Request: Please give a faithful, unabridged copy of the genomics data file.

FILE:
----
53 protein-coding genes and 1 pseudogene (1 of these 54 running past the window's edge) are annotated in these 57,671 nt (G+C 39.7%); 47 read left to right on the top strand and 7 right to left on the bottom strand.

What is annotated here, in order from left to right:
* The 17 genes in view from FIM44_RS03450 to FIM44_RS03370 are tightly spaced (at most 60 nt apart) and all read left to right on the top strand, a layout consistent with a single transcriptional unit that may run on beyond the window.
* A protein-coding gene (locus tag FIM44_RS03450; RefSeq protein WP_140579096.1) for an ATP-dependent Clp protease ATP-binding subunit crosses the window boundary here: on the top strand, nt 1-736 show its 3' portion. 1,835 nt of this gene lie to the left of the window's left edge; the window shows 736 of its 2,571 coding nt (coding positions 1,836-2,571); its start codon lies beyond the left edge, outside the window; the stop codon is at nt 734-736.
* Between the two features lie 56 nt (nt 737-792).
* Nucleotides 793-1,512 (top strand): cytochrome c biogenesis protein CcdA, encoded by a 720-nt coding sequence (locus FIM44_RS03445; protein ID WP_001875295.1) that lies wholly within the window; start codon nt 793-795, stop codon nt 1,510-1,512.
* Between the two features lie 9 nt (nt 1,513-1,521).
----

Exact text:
53 protein-coding genes and 1 pseudogene (1 of these 54 running past the window's edge) are annotated in these 57,671 nt (G+C 39.7%); 47 read left to right on the top strand and 7 right to left on the bottom strand.

What is annotated here, in order from left to right:
* The 17 genes in view from FIM44_RS03450 to FIM44_RS03370 are tightly spaced (at most 60 nt apart) and all read left to right on the top strand, a layout consistent with a single transcriptional unit that may run on beyond the window.
* A protein-coding gene (locus tag FIM44_RS03450; RefSeq protein WP_140579096.1) for an ATP-dependent Clp protease ATP-binding subunit crosses the window boundary here: on the top strand, nt 1-736 show its 3' portion. 1,835 nt of this gene lie to the left of the window's left edge; the window shows 736 of its 2,571 coding nt (coding positions 1,836-2,571); its start codon lies beyond the left edge, outside the window; the stop codon is at nt 734-736.
* Between the two features lie 56 nt (nt 737-792).
* Nucleotides 793-1,512 (top strand): cytochrome c biogenesis protein CcdA, encoded by a 720-nt coding sequence (locus FIM44_RS03445; protein ID WP_001875295.1) that lies wholly within the window; start codon nt 793-795, stop codon nt 1,510-1,512.
* Between the two features lie 9 nt (nt 1,513-1,521).